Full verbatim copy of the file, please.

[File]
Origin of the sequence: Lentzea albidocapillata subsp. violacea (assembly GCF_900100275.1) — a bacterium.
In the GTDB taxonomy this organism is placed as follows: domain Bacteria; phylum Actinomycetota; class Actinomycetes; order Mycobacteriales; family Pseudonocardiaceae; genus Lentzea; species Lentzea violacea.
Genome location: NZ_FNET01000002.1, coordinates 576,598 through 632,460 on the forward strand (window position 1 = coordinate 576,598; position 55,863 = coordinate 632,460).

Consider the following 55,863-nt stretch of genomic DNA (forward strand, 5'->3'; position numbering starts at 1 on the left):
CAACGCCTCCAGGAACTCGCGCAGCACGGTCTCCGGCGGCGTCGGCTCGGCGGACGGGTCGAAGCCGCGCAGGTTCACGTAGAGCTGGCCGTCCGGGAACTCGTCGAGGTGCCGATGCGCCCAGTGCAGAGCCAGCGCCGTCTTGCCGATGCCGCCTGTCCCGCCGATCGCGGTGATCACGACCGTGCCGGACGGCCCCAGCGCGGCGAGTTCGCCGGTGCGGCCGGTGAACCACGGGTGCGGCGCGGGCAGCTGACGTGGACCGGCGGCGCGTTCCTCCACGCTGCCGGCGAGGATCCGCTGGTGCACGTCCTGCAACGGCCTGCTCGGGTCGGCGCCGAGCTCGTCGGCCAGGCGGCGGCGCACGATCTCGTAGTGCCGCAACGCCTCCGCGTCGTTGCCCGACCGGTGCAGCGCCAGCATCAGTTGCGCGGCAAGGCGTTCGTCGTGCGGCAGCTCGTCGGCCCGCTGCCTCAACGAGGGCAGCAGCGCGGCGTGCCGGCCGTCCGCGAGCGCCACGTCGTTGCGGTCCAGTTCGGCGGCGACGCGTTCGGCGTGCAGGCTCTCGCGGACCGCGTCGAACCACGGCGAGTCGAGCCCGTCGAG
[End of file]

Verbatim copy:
Origin of the sequence: Lentzea albidocapillata subsp. violacea (assembly GCF_900100275.1) — a bacterium.
In the GTDB taxonomy this organism is placed as follows: domain Bacteria; phylum Actinomycetota; class Actinomycetes; order Mycobacteriales; family Pseudonocardiaceae; genus Lentzea; species Lentzea violacea.
Genome location: NZ_FNET01000002.1, coordinates 576,598 through 632,460 on the forward strand (window position 1 = coordinate 576,598; position 55,863 = coordinate 632,460).

Consider the following 55,863-nt stretch of genomic DNA (forward strand, 5'->3'; position numbering starts at 1 on the left):
CAACGCCTCCAGGAACTCGCGCAGCACGGTCTCCGGCGGCGTCGGCTCGGCGGACGGGTCGAAGCCGCGCAGGTTCACGTAGAGCTGGCCGTCCGGGAACTCGTCGAGGTGCCGATGCGCCCAGTGCAGAGCCAGCGCCGTCTTGCCGATGCCGCCTGTCCCGCCGATCGCGGTGATCACGACCGTGCCGGACGGCCCCAGCGCGGCGAGTTCGCCGGTGCGGCCGGTGAACCACGGGTGCGGCGCGGGCAGCTGACGTGGACCGGCGGCGCGTTCCTCCACGCTGCCGGCGAGGATCCGCTGGTGCACGTCCTGCAACGGCCTGCTCGGGTCGGCGCCGAGCTCGTCGGCCAGGCGGCGGCGCACGATCTCGTAGTGCCGCAACGCCTCCGCGTCGTTGCCCGACCGGTGCAGCGCCAGCATCAGTTGCGCGGCAAGGCGTTCGTCGTGCGGCAGCTCGTCGGCCCGCTGCCTCAACGAGGGCAGCAGCGCGGCGTGCCGGCCGTCCGCGAGCGCCACGTCGTTGCGGTCCAGTTCGGCGGCGACGCGTTCGGCGTGCAGGCTCTCGCGGACCGCGTCGAACCACGGCGAGTCGAGCCCGTCGAG